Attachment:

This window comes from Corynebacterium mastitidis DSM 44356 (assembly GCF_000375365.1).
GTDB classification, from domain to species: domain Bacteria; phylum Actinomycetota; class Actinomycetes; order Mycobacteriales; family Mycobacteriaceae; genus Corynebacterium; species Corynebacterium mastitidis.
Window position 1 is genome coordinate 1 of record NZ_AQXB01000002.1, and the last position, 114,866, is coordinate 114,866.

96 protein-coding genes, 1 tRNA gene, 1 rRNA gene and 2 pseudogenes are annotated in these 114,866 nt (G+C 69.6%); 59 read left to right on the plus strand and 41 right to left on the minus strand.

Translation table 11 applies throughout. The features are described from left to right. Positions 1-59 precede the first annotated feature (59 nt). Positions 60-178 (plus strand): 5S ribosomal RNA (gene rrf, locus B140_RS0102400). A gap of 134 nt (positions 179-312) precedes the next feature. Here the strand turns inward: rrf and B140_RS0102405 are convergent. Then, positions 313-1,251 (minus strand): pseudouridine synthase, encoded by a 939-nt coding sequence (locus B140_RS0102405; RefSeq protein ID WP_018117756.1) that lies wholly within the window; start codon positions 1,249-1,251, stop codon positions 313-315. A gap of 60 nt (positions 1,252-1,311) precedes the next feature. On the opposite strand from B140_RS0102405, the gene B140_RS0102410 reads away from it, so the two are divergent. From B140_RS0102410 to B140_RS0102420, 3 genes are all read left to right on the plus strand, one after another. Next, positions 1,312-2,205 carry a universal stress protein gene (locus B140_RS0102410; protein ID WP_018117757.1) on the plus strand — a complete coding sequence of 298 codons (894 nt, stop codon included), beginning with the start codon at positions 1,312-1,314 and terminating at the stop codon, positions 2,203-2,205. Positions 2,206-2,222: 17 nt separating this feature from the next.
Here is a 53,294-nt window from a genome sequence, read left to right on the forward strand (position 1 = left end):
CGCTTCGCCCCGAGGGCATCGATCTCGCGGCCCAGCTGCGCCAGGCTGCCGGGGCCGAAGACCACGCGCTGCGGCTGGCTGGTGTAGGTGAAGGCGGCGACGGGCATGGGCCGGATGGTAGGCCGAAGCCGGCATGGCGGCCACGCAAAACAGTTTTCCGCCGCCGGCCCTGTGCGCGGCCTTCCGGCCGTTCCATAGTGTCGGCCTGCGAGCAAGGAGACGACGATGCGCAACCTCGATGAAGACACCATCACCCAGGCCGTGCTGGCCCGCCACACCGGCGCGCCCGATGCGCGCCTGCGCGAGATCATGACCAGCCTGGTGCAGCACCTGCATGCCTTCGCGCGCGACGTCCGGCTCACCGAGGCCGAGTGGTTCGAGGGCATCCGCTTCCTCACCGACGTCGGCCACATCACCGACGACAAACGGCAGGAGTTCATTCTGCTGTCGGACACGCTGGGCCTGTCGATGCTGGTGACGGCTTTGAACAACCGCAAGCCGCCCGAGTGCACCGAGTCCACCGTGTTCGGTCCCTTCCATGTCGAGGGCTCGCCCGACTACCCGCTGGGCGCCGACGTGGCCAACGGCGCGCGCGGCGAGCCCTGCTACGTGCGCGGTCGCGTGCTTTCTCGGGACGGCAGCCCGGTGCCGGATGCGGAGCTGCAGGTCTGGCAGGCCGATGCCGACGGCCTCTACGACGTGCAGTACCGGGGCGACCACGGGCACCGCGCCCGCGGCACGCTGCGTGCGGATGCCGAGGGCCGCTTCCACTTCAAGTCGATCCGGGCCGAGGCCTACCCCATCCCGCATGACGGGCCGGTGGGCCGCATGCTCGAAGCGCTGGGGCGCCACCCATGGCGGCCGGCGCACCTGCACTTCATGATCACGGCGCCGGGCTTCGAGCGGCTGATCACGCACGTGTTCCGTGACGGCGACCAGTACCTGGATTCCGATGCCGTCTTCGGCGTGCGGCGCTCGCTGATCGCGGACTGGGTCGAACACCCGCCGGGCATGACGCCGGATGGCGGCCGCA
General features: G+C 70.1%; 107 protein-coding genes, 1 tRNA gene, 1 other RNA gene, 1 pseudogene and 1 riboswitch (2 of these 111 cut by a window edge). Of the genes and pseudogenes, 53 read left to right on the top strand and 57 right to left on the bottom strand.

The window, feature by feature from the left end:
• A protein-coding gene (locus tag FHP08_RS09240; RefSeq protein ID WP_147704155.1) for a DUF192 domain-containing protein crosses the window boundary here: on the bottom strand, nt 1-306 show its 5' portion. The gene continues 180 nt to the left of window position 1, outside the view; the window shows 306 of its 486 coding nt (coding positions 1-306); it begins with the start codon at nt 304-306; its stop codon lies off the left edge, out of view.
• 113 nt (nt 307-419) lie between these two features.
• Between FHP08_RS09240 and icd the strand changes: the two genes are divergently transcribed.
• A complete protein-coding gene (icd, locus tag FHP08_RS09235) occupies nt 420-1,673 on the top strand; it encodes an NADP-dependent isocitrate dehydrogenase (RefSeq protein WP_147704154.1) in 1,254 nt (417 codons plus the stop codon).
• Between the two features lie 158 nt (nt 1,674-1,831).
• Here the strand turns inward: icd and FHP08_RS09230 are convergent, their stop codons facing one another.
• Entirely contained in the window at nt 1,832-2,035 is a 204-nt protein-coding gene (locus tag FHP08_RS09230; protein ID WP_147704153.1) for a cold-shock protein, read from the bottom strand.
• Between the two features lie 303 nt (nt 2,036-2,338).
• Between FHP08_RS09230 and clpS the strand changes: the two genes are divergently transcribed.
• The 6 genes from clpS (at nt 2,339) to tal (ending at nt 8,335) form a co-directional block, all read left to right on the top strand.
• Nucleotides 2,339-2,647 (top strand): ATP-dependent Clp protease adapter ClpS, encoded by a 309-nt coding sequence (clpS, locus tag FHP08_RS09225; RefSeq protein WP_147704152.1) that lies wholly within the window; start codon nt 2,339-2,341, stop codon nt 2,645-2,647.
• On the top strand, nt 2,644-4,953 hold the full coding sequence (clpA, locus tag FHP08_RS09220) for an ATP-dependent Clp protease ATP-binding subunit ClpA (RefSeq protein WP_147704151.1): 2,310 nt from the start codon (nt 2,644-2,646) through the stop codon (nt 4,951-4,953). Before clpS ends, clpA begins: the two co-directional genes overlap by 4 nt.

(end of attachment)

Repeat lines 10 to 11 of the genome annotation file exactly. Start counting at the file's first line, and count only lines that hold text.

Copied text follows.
• A protein-coding gene (locus tag FHP08_RS09240; RefSeq protein ID WP_147704155.1) for a DUF192 domain-containing protein crosses the window boundary here: on the bottom strand, nt 1-306 show its 5' portion. The gene continues 180 nt to the left of window position 1, outside the view; the window shows 306 of its 486 coding nt (coding positions 1-306); it begins with the start codon at nt 304-306; its stop codon lies off the left edge, out of view.
• 113 nt (nt 307-419) lie between these two features.